By Egyptian standards, this comedy is weak and almost offensively silly in its use of cheap humour. This type of slapstick comedy may have worked back in the 90s, which in hindsight is still a little embarrassing if it did, but you’d think that Egyptian cinema has evolved and improved in the past two decades.
Sinister looking children’s toys – dolls and puppets in particular – are a common feature of many a horror film, often somehow possessing dark demonic powers. Annabelle, the latest horror of such kind and the prequel/spin-off to the last year’s summer hit, The Conjuring, unfortunately is rather dull.
Directed by John R. Leonetti – of The Conjuring, Sinister and The Mask fame – and written by Gary Dauberman, Annabelle is set in the early 1970s and follows Mia (Wallis) and John Gordon (Horton); a young married couple living in Santa Monica, who are expecting their first child.
One night, their next-door neighbours are killed as a result of a satanic cult home-invasion job. Unfortunately, the drama doesn’t end there and they soon end up victims of a similar crime, but after a certain amount of struggle – and blood spilled – the couple manages to come out alive.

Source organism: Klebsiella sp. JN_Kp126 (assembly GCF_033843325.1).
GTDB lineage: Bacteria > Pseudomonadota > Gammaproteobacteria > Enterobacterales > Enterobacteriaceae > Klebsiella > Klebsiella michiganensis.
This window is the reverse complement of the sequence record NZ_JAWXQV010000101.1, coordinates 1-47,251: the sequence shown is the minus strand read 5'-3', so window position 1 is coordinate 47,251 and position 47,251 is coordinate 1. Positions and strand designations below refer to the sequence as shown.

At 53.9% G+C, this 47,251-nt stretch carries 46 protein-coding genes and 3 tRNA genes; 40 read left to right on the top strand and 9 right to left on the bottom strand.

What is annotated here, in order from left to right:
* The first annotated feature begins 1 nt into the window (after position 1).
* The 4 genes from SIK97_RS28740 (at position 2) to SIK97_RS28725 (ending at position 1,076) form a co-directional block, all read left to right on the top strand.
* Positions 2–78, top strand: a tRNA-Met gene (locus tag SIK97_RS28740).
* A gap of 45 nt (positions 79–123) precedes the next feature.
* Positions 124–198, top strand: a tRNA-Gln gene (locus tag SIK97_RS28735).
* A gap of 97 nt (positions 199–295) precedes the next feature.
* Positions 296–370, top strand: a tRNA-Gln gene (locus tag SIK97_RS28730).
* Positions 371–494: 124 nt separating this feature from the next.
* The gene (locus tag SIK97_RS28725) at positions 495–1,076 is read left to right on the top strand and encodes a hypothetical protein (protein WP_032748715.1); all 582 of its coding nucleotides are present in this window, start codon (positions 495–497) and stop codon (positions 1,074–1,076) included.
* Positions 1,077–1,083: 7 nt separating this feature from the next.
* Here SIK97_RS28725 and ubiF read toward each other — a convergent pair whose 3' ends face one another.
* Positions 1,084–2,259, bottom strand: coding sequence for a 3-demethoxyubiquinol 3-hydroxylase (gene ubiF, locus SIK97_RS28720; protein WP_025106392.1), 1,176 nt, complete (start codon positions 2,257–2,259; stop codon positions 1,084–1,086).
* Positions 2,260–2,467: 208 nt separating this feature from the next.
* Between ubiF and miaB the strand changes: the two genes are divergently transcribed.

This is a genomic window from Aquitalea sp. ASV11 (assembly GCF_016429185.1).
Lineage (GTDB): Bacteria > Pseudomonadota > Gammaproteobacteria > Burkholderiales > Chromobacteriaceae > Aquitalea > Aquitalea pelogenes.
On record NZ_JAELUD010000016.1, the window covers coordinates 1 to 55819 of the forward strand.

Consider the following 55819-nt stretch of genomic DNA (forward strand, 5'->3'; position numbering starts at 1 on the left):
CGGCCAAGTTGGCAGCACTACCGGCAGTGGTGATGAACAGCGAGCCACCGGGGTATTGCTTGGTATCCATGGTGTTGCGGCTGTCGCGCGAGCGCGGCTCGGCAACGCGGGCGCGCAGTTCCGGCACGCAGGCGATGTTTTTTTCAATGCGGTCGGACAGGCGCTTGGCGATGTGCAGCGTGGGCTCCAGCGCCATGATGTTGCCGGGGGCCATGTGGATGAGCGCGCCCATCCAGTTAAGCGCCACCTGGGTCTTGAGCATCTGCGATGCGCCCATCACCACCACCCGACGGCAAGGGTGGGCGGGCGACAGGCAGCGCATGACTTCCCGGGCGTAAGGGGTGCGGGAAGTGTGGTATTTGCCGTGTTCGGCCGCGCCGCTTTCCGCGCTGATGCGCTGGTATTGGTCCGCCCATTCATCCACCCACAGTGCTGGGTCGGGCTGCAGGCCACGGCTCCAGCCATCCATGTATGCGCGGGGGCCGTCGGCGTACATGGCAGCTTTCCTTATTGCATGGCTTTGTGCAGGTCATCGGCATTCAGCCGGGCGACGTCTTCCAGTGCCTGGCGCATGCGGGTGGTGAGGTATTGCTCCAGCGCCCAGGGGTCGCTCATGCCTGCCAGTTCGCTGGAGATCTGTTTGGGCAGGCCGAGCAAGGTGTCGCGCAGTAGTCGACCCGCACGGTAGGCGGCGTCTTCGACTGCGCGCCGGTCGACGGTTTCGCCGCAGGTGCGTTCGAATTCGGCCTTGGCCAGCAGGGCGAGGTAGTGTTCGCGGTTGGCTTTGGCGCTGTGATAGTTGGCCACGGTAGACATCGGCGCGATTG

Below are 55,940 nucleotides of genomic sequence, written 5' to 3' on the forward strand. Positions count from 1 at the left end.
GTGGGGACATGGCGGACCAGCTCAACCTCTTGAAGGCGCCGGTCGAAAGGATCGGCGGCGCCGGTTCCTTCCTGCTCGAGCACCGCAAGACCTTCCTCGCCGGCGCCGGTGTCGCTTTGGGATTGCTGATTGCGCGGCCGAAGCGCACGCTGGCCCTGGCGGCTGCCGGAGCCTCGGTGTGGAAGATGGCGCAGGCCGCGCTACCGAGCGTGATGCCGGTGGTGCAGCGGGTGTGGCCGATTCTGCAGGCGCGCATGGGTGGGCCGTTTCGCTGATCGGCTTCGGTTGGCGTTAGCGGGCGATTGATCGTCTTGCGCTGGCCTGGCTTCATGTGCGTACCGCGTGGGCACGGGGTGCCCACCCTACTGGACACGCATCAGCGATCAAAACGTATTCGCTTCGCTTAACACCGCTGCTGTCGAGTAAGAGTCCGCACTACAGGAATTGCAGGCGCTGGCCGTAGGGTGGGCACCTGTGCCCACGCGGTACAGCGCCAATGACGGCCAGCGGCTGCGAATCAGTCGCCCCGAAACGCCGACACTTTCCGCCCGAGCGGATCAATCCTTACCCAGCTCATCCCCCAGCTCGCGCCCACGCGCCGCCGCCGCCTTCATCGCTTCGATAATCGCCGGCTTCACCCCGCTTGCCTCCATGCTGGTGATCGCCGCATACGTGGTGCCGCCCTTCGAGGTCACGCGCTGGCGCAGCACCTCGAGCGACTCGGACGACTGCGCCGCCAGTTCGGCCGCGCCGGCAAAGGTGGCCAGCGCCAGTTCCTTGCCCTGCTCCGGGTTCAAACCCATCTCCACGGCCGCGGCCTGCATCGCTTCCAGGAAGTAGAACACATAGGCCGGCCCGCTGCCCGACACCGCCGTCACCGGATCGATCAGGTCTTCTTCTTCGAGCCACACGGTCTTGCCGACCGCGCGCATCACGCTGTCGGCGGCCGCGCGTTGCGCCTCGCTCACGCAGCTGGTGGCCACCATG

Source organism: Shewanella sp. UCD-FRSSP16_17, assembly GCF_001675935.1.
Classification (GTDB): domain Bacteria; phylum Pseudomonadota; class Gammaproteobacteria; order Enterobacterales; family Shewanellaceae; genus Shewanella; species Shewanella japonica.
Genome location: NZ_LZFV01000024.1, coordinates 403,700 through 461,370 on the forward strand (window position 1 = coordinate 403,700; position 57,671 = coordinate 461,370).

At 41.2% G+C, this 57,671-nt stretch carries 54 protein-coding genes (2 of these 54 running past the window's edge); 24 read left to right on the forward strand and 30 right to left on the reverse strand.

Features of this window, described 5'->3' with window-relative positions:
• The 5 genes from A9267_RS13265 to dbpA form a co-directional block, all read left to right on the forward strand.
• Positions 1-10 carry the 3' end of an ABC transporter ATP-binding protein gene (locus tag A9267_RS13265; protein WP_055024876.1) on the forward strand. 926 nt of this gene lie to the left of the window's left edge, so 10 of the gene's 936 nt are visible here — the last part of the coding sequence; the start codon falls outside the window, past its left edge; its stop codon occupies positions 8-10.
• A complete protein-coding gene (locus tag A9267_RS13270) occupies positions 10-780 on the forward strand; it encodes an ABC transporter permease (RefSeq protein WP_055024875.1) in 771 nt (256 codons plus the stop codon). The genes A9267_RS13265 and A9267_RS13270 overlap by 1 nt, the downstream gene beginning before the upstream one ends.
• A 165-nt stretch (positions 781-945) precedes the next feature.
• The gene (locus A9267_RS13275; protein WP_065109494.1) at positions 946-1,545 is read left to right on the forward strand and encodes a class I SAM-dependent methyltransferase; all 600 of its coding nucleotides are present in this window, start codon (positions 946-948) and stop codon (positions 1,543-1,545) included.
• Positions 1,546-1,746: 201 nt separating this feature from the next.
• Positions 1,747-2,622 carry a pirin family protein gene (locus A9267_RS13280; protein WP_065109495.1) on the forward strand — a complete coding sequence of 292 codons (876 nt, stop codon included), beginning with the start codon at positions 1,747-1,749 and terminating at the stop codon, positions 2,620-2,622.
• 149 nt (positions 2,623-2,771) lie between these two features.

Soon after their traumatic ordeal, their home – that they’ve grown to love and care for – begins to suffer a series of supernatural occurrences and after it becomes a little too much to handle, they decide that it’s best to move. Unfortunately, trouble follows them to their new home and John and Mia soon realise that Mia’s prized collector’s doll might have something to do with it all.
Annabelle starts off strong, with Leonetti and Dauberman weaving a decent amount of tension and suspense into the opening. However, although, their ideas are relatively solid – and some of the scares genuinely frightening – the plot soon become repetitive and what little novelty the premise has wears off pretty darn soon.
In terms of performances, both Wallis and Horton managed to sustain a good amount of chemistry; however, their characters – just like the story – aren’t formed well enough to form a connection with the audience.
Riddled with clichés and familiar formulas, Annabelle is little more than an attempt to cash-in on the success of its much more convincing and entertaining predecessor.
Most actors and directors will tell you that tackling a biopic is no easy task. The portrayal of any iconic figure – loved or hated – comes with pitfalls and any filmmaker faces an uphill struggle before the first scene is even filmed.